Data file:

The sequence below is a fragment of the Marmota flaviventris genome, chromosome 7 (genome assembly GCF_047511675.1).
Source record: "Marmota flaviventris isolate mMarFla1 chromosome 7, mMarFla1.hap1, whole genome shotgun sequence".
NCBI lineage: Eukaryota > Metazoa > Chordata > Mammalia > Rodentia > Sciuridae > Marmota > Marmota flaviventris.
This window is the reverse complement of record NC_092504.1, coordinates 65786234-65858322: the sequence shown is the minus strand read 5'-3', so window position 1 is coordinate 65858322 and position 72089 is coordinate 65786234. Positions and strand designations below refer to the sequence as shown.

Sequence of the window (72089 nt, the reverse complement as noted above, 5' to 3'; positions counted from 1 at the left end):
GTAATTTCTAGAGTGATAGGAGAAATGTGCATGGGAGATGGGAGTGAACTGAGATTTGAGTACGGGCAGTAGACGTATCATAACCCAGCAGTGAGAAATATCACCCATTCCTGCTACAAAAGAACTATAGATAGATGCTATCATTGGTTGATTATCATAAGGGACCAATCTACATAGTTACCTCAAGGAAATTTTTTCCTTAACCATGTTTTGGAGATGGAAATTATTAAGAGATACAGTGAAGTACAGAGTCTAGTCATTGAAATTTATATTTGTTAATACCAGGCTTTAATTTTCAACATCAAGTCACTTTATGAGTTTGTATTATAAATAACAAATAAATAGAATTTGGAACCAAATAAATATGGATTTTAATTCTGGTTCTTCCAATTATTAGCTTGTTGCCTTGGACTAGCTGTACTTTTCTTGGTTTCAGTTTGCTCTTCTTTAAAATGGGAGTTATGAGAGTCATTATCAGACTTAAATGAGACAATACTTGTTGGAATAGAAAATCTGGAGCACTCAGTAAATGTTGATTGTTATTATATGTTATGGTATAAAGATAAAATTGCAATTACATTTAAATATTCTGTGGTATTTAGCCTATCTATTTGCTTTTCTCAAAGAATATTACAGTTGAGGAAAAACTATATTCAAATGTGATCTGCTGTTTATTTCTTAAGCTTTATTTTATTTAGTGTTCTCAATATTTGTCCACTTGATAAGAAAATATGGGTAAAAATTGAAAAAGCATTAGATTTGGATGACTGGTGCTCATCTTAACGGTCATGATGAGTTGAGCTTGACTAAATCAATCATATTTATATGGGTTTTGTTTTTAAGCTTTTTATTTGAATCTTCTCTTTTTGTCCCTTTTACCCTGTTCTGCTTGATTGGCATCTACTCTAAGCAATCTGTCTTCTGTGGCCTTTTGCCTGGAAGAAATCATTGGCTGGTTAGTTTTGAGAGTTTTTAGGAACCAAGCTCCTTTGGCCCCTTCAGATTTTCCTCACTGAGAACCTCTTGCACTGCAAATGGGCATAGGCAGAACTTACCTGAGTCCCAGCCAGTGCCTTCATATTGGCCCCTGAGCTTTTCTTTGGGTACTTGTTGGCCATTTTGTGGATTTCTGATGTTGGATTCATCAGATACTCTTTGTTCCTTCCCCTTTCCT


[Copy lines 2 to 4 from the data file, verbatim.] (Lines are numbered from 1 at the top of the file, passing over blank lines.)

Source record: "Marmota flaviventris isolate mMarFla1 chromosome 7, mMarFla1.hap1, whole genome shotgun sequence".
NCBI lineage: Eukaryota > Metazoa > Chordata > Mammalia > Rodentia > Sciuridae > Marmota > Marmota flaviventris.
This window is the reverse complement of record NC_092504.1, coordinates 65786234-65858322: the sequence shown is the minus strand read 5'-3', so window position 1 is coordinate 65858322 and position 72089 is coordinate 65786234. Positions and strand designations below refer to the sequence as shown.